People of the Smith Lab
Melinda D. Smith, Principal InvestigatorAssociate Professor of Ecology and Evolutionary Biology
New Haven, CT 06520-8106 USA
phone: (203) 432 9422
I am a plant community ecologist interested in understanding patterns, determinants, and dynamics of diversity and species abundance and how these relate to the functioning of ecosystems. Much of my research is conducted in the field, though my research does involve lab work as a well. I focus on grassland ecosystems, in particular tallgrass prairie in the Central Great Plains of the U.S., but I am also initiating research locally in New England old field and salt marsh communities.
Melinda Smith's CV
Shenghua Yuan, Post-Doctoral AssociateShenghua's research interests lie in the gene regulation response to external stimuli (bending, gravitropism et al.) or changes (draught, saline condition) using quantatitive real-time PCR, array technique and promoter analysis, and gene function test using reverse genetics (gene mutation) or forward genetics (protein function test). She is investigating the genomic response of two native species Andropogon gerardii and Sorghastrum nutans in tallgrass prairie.
Email: email@example.com Shenghua Yuan's Page
Nicole Hagenah, Post-Doctoral AssociateNicole's research interests lie in addressing ecological questions within the context of Conservation Biology. Her current research focuses on the impacts of natural disturbances and global environmental changes on mesic savanna grassland ecosystems. She is particularly interested in the interactive effects of grazing, fire and global climate change (primarily through altered precipitation) on South African savanna grasslands and North American tallgrass prairie.
Email: Hagenah@ukzn.ac.za Nicole Hagenah's Page
Meghan Avolio, Post-Doctoral ResearcherMeghan is interested in how plant communities respond to climate change. She is focusing on two aspects of the plant community, the genotypic diversity within a dominant species, and the mutualistic mycorrhizal fungal community associated with the plant community. Her dissertation research is focused on understanding the impact of climate change on a complex biotic community, the tallgrass prairie, and aims to link genotypic diversity of dominant species with their associated mutualists, and assess the implications of these interactions for the plant community.
Email: firstname.lastname@example.org Meghan Avolio's Page
Kim Komatsu La Pierre, Graduate StudentKim is interested in the ways top-down and bottom-up forces interact to influence grassland communities. She is currently focusing on how changes in light availability, plant tissue chemistry, and litter quality, in response to alterations in resource availability and herbivory, may be driving changes in primary production and diversity within grasslands. In addition, Kim is interested in how changes in soil resource availability and vertebrate herbivory may feed up to influence the invertebrate community or drive woody encroachment into grasslands.
Email: email@example.com Kim Komatsu La Pierre's Page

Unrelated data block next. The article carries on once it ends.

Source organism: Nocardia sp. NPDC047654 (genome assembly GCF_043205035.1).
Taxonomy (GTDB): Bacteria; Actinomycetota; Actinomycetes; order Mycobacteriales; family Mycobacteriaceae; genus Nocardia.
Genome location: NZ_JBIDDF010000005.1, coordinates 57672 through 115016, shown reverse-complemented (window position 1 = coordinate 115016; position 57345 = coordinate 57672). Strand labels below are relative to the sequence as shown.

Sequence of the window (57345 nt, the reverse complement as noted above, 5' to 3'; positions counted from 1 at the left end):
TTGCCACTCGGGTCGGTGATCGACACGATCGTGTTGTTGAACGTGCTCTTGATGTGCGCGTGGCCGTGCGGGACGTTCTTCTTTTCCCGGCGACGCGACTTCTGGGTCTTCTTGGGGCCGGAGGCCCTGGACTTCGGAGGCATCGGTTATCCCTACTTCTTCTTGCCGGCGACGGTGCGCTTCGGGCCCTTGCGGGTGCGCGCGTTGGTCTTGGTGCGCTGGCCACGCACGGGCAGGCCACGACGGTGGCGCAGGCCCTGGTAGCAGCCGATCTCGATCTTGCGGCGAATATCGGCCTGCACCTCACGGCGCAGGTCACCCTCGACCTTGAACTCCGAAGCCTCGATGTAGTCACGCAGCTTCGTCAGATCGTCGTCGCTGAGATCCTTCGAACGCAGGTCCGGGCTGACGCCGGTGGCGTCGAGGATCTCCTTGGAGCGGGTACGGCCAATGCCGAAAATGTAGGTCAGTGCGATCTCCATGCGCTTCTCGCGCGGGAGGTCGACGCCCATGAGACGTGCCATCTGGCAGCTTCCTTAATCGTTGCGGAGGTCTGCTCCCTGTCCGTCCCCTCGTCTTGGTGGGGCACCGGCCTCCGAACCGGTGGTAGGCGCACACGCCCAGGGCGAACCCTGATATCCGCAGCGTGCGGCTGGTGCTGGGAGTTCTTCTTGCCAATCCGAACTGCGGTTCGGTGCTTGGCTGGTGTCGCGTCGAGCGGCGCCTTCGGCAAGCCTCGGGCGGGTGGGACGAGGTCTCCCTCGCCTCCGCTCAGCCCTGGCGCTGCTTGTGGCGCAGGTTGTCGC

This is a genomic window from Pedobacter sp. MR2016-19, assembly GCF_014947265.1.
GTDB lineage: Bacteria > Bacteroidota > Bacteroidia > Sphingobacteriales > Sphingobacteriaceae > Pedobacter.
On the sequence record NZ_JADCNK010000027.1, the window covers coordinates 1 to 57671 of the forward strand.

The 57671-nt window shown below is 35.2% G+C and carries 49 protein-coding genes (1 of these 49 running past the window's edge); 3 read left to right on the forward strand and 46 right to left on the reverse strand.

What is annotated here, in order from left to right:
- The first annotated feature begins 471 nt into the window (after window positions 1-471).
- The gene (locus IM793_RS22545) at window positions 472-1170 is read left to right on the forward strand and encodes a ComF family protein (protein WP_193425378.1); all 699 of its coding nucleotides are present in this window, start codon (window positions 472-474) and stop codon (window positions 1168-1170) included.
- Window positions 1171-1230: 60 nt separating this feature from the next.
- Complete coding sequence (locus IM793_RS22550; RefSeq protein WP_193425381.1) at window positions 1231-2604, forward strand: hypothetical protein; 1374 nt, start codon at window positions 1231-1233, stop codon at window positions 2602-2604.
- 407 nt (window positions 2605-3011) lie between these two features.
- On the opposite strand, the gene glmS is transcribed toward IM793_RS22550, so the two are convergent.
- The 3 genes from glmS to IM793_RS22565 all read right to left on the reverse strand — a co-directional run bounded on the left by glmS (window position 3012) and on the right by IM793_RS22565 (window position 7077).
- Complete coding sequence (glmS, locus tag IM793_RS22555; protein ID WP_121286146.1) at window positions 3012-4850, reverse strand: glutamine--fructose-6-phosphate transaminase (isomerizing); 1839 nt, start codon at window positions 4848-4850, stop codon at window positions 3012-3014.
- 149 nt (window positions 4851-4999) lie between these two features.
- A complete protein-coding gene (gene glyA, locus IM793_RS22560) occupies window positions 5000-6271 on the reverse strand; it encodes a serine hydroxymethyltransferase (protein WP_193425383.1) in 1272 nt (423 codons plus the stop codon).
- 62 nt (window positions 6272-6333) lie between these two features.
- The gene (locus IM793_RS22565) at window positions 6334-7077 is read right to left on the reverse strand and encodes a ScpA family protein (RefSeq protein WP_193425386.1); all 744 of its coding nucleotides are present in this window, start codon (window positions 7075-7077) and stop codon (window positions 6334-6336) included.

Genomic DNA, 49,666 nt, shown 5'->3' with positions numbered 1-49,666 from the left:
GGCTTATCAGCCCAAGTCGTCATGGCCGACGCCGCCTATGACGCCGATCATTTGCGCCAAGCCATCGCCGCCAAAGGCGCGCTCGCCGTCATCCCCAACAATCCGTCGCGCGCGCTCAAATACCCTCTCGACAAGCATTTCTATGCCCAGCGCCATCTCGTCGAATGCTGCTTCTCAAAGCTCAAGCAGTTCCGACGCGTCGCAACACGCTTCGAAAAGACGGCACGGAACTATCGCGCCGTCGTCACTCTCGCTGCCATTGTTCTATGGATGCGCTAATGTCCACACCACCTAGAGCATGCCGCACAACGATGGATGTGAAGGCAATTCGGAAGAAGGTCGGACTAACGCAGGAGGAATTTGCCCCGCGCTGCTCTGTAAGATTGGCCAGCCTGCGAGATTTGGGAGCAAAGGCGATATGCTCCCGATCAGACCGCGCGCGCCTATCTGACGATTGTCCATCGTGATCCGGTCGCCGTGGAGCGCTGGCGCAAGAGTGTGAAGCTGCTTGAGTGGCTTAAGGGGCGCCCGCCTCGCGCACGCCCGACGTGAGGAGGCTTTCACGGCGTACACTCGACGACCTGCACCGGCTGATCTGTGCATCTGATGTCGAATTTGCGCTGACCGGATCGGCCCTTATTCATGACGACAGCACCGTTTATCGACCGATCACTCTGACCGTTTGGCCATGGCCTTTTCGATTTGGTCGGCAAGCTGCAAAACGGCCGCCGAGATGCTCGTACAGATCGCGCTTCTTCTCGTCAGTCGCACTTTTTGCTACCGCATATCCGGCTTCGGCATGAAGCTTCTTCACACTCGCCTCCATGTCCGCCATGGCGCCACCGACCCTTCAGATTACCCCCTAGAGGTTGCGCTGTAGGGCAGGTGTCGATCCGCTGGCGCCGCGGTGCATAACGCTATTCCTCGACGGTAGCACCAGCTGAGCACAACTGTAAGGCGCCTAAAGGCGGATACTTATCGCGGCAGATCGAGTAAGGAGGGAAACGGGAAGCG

Beth Forrestel, Graduate StudentBeth is generally interested in how phylogenetic and functional diversity play a role in the maintenance of biodiversity. For her research, she aims to study a series of globe-wide comparisons to understand how the biogeographical history and phylogenetic structure of plant communities are linked to ecosystem function.
Karin Burghardt, Graduate StudentKarin has a broad interest in plant-insect interactions both at the individual species interaction level and at the community level. She is interested in the reciprocal relationship between plant species diversity and insect community composition; specifically, how those interactions might impact energy flow to upper trophic levels and/or ecosystem functioning. Previously she investigated how the diversity, abundance, and community structure of Lepidoptera populations differ between native and non-native woody plant species in the northeastern United States
Mark Hoover, Research AssistantMark is interested in salt marsh conservation and management with regards to climate change. His previous research utilized remote sensing and GIS to locate potential upland areas for future marsh habitat in response to increased rates of sea level rise. Currently, Mark is studying the effects of increased temperature on high marsh plant communities. In particular, he is looking at how increased temperatures could alter plant growth leading to changes in high marsh accretion and overall marsh elevation. He is also working on a remote sensing project that utilized Landsat imagery to analyze changes in high marsh phenology since 1970.
PostdocsDeron Burkepile Ph.D. is an Assistant Professor at Florida International University
Catherine E. Burns Ph.D. is a Director of Science at The Nature Conservancy North Carolina Chapter
Graduate StudentsCynthia Chang is currently working with Dr. Jeremy Lichstein at University of Florida, and will be moving to University of Washington to do a NSF postdoctoral fellowship with Dr. Janneke HilleRisLambers in spring 2012
Undergraduate StudentsAfter a Fulbright to Australia, Lauren Hallett is now a graduate student at UC Berkeley in the Suding Lab
Lab TechsTadj Schreck is now at UC Irvine in the Mooney Lab
Victoria (Tory) Nelson